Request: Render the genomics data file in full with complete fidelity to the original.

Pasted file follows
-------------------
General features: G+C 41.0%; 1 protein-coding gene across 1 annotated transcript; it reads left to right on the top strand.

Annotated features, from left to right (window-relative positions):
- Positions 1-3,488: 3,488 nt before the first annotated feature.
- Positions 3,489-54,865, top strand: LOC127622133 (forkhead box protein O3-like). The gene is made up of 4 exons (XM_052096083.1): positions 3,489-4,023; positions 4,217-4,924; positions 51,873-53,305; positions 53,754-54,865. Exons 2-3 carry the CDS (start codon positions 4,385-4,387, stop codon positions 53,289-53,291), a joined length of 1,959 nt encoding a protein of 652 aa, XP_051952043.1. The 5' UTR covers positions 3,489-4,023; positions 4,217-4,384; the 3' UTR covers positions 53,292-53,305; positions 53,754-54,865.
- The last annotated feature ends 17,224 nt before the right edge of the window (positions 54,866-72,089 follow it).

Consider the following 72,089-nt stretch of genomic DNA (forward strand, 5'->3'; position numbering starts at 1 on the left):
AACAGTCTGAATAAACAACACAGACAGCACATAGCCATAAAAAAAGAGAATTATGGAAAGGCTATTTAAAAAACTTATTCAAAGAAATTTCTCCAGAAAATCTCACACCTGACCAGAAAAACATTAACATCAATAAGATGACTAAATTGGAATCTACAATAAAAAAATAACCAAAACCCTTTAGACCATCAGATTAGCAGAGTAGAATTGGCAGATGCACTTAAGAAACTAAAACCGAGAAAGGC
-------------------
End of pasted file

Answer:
General features: G+C 41.0%; 1 protein-coding gene across 1 annotated transcript; it reads left to right on the top strand.

Annotated features, from left to right (window-relative positions):
- Positions 1-3,488: 3,488 nt before the first annotated feature.
- Positions 3,489-54,865, top strand: LOC127622133 (forkhead box protein O3-like). The gene is made up of 4 exons (XM_052096083.1): positions 3,489-4,023; positions 4,217-4,924; positions 51,873-53,305; positions 53,754-54,865. Exons 2-3 carry the CDS (start codon positions 4,385-4,387, stop codon positions 53,289-53,291), a joined length of 1,959 nt encoding a protein of 652 aa, XP_051952043.1. The 5' UTR covers positions 3,489-4,023; positions 4,217-4,384; the 3' UTR covers positions 53,292-53,305; positions 53,754-54,865.
- The last annotated feature ends 17,224 nt before the right edge of the window (positions 54,866-72,089 follow it).

Consider the following 72,089-nt stretch of genomic DNA (forward strand, 5'->3'; position numbering starts at 1 on the left):
AACAGTCTGAATAAACAACACAGACAGCACATAGCCATAAAAAAAGAGAATTATGGAAAGGCTATTTAAAAAACTTATTCAAAGAAATTTCTCCAGAAAATCTCACACCTGACCAGAAAAACATTAACATCAATAAGATGACTAAATTGGAATCTACAATAAAAAAATAACCAAAACCCTTTAGACCATCAGATTAGCAGAGTAGAATTGGCAGATGCACTTAAGAAACTAAAACCGAGAAAGGC